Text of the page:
Prop 8 Ruling Deemed 'New Judicial Low'

Tuesday's 9th Circuit Court of Appeals ruling that California's voter-approved Proposition 8 is unconstitutional has left pro-traditional marriage groups shaking their heads over what they view as judicial activism.

"Of course we are disappointed," Penny Nance of Concerned Women for America told The Christian Post. "Californians voted overwhelmingly to affirm marriage between a man and a woman and this is a new judicial low. But given the narrow context of the ruling, we fully expect this will be appealed and will go all the way to the U.S. Supreme Court."

The 2-1 ruling upheld the decision of a federal judge who said Proposition 8 – which defines marriage as between a man and a woman – violated the equal protection of same-sex couples. The panel said there was no evidence that former Chief U.S. Judge Vaughn Walker, who handed down the ruling in August 2010, was biased in his decision.

Critics said Walker, who has a same-sex partner, should have recused himself and declared his sexual preference beforehand since he personally benefited from his own ruling.

Groups such as the Human Rights Campaign that are promoting same-sex marriage as a "civil rights" issue praised Tuesday's decision.

"Today's decision affirms what we all know to be true – our Constitution protects the basic civil rights of all Americans, including lesbian, gay, bisexual and transgender people," said HRC President Joe Solmonese.

In the majority opinion, Judge Stephen Reinhardt wrote that Proposition 8 had only one effect: "it stripped same-sex couples of … the right to obtain and use the designation of 'marriage' to describe their relationships. Nothing more, nothing less.

"Proposition 8 therefore could not have been enacted to advance California's interests in childrearing or responsible procreation, for it had no effect on the rights of same-sex couples to raise children or on the procreative practices of other couples. Nor did Proposition 8 have any effect on religious freedom or on parents' rights to control their children's education; it could not have been enacted to safeguard these liberties."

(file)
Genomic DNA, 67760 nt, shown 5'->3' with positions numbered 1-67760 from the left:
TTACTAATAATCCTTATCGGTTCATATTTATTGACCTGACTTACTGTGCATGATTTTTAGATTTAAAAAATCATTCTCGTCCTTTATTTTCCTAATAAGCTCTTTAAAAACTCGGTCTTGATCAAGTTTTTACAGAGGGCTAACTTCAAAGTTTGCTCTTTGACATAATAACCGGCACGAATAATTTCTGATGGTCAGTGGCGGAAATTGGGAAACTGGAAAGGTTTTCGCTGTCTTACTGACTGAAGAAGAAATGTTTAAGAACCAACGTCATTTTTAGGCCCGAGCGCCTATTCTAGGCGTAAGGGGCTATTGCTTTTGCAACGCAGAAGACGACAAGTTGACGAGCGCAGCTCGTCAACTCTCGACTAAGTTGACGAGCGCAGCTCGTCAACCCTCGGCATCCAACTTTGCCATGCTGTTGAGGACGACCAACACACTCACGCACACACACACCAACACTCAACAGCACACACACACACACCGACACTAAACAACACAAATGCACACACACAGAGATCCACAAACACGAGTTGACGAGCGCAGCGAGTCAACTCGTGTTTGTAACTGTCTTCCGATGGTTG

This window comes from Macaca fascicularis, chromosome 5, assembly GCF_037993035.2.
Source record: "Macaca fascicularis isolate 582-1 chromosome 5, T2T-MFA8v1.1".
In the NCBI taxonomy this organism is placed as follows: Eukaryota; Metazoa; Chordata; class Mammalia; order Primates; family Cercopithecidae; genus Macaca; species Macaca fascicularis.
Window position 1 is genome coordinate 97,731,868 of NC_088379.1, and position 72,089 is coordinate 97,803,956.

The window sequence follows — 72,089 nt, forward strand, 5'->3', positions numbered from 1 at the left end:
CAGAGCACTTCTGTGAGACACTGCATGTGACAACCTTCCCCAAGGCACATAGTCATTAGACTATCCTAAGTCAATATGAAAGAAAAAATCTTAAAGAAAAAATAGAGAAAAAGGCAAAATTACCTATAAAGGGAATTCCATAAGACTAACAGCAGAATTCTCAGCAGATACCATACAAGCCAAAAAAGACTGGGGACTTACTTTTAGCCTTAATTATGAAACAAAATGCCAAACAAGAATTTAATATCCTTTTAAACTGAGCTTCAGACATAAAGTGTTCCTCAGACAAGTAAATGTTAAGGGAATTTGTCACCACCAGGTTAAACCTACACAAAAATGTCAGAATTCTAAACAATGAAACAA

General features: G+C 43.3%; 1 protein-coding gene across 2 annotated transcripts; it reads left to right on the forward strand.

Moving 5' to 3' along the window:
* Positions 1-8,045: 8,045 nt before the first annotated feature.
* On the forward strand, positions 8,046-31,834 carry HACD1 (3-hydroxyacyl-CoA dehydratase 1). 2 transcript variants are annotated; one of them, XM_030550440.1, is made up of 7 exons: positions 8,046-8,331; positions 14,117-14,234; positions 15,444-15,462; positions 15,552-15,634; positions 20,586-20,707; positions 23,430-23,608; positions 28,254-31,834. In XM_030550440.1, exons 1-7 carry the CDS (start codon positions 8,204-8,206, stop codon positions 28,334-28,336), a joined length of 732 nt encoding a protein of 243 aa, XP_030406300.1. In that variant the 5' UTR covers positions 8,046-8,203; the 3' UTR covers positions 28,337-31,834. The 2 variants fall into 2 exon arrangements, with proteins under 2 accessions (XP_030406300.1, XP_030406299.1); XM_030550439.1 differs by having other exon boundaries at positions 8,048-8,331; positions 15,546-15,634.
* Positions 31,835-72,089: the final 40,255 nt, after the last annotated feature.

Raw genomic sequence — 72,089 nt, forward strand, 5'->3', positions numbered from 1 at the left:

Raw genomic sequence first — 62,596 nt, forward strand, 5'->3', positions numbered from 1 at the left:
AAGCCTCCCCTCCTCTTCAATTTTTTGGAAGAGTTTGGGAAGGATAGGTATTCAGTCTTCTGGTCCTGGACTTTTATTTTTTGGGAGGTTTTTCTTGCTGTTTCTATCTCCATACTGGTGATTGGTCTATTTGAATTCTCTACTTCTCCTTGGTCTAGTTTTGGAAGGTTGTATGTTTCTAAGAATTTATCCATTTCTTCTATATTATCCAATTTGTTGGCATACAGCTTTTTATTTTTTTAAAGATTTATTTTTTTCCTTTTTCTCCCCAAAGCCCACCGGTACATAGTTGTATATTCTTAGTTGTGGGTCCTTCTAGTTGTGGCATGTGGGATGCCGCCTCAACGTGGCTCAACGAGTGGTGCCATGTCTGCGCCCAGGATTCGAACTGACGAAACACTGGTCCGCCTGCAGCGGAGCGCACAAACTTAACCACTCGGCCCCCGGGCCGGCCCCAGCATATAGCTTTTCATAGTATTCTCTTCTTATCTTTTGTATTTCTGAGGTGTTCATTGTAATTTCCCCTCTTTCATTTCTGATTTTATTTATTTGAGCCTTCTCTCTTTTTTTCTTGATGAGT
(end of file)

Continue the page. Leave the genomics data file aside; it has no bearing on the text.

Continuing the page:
The only purpose the constitutional amendment served, the judge wrote, was to "lessen the status and human dignity of gays and lesbians in California."

Conservative family groups were not surprised by the ruling handed down by the 9th Circuit Court, labeled by Family Research Council Presdient Tony Perkins as the "most liberal Circuit Court in the country."

"This Hollywood-funded lawsuit, which seeks to impose San Francisco values on the entire country, may eventually reach the Supreme Court. This is not about constitutional governance but the insistence of a group of activists to force their will on their fellow citizens," he commented.

Traditional Values Coalition President the Rev. Lou Sheldon similarly denounced the ruling, saying "homosexuals are forcing their agenda through the courts – a tried and true ally of radical liberals."

"What the liberals could not do through the voice of the people, they are forcing through judicial activism," Sheldon charged.

Proposition 8 was passed in 2008 by 52 percent of California voters. Proponents of the amendment have argued for the people's vote and the democratic process to be respected. There was more at stake in the court battle than marriage, they said. Democracy was at stake as gay advocates sought to "impose their will" on the state through the courts.

Former Speaker of the House Newt Gingrich was one of many who took to Twitter to express their views.

"Court of Appeals overturning CA's Prop 8 another example of an out of control judiciary. Let's end judicial supremacy," tweeted Gingrich.

U.S. Senator Kirsten Gillibrand (D-New York) took an opposing stance with her tweet.

"V plsd the 9th Circuit has upheld ruling that Prop 8 is unconstitutional! We shld all be able to marry the person we love#marriageequality."

Legal scholars are saying the ruling will have little or no effect outside of California due to the narrow decision handed down by the court.

"If there is any good news that comes out of this opinion, it is that it's limited to California and does not apply to the other 49 states and territories," Liberty Counsel founder Mathew Staver stated. "This ruling will not open the floodgates to same-sex marriage, as some advancing that cause had hoped."

"Even though the ruling is narrow in scope," he added, "it is rulings like these that undermine the legitimacy of the judicial system."

The legal defense team, the official proponents of Prop. 8, said it will appeal the ruling.

The case is Perry v. Brown.

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